2015: A Year’s Worth of Memories (Cole Kinsler)

by Steven Spoerl

cole

Several of this year’s contributors have mourned the loss of Krill, celebrating their legacy along the way. A handful have run and a handful remain unpublished. The band’s dissolution was an event that had an effect on a lot of this site’s readers and writers that was as powerful as the music they left behind. For the latest eulogy, returning contributor Cole Kinsler offers up some of his thoughts on the band’s role in his life. From developing his songwriting (Kinsler’s the creative force behind the excellent Space Mountain) to his musical community, the band’s significance — both on a broad level and on a personal level — remains undeniable. Read his piece below and remember to celebrate meaningful artists.

++

Saying Goodbye to Krill

I had a feeling that a lot of contributors in this series would be pining over the loss of Krill, but for good reason. Krill managed to become a really important thing to a lot of folks within a few years’ time. While reflecting on the year, I realized that their break-up was probably the most significant music-related event for me as well. They were the first band I got into when I moved to Boston in 2013, so they hold a special place in my heart. I’m gonna miss ’em.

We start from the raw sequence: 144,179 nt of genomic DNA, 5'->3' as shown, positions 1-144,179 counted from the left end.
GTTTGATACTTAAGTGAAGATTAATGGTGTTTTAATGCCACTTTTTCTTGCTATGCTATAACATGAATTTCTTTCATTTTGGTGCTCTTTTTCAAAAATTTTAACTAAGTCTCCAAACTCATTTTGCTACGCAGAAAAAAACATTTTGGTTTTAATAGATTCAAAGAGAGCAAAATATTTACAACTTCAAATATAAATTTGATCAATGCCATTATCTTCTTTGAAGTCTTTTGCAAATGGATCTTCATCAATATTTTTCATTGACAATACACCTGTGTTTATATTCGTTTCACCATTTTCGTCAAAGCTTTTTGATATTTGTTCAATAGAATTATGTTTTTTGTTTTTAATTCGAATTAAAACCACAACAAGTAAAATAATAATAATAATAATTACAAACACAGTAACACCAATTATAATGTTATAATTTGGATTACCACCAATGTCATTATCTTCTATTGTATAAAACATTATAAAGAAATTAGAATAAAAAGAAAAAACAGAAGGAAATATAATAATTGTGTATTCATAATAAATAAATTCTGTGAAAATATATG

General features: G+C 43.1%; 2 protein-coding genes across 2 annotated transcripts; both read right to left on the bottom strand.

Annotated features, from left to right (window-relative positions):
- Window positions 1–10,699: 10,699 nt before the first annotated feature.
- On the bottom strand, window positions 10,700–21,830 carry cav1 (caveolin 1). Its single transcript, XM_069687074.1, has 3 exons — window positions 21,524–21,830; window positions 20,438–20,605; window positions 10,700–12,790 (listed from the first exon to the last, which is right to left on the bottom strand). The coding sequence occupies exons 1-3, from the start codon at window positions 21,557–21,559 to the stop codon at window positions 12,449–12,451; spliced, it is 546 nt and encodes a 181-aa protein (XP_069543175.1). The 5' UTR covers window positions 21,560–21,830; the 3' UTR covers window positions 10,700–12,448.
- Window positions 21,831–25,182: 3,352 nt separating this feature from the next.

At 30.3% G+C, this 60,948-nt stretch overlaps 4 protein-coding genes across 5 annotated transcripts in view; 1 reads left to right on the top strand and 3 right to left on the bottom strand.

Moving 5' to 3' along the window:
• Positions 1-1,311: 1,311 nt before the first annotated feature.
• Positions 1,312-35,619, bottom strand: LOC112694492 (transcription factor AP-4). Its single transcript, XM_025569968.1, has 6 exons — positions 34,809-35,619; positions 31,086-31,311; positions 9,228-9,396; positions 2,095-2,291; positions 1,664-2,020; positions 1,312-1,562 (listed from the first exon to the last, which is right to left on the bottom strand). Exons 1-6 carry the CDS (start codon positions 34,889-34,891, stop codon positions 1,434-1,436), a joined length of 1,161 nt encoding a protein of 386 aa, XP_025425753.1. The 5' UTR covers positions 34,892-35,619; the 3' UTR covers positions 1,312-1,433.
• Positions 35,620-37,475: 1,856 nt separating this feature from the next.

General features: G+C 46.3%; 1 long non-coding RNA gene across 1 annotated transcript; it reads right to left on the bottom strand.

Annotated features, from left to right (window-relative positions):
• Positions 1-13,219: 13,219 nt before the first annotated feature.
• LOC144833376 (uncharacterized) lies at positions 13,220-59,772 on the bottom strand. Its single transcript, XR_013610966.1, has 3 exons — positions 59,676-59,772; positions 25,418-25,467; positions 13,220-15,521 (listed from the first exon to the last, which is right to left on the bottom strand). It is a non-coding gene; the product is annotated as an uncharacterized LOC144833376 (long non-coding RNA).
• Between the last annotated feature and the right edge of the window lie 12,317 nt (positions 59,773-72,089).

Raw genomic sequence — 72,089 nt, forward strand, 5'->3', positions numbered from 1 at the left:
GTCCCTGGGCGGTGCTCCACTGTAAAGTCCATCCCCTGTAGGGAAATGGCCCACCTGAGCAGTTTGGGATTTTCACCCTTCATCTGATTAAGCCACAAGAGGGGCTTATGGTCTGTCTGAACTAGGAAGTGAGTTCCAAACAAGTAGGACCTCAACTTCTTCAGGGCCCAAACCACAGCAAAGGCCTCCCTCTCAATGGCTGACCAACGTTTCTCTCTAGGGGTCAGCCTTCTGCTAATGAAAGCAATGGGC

Krill’s music hinged on oppositions that worked in really exciting ways for me. Lyrics are often challenging but also overtly approachable. Songwriting is crooked and catchy. Krill albums are immediately relatable, but also deeply rewarding upon further listens. Many fans, including myself, found catharsis through the stories told in Krill songs. I think the band also fostered a strong sense of community within the Boston scene, even if they didn’t realize that was happening. They had a down-to-earth attitude as a band that a lot of people found refreshing.

These sentiments culminated in their final shows. Although they were solemn gatherings, the prevailing feelings were certainly of celebration and pride. Krill’s presence in Boston made the town feel a little more special. I’ll definitely be listening to their albums and subconsciously ripping off their music for many years to come.

-Cole Kinsler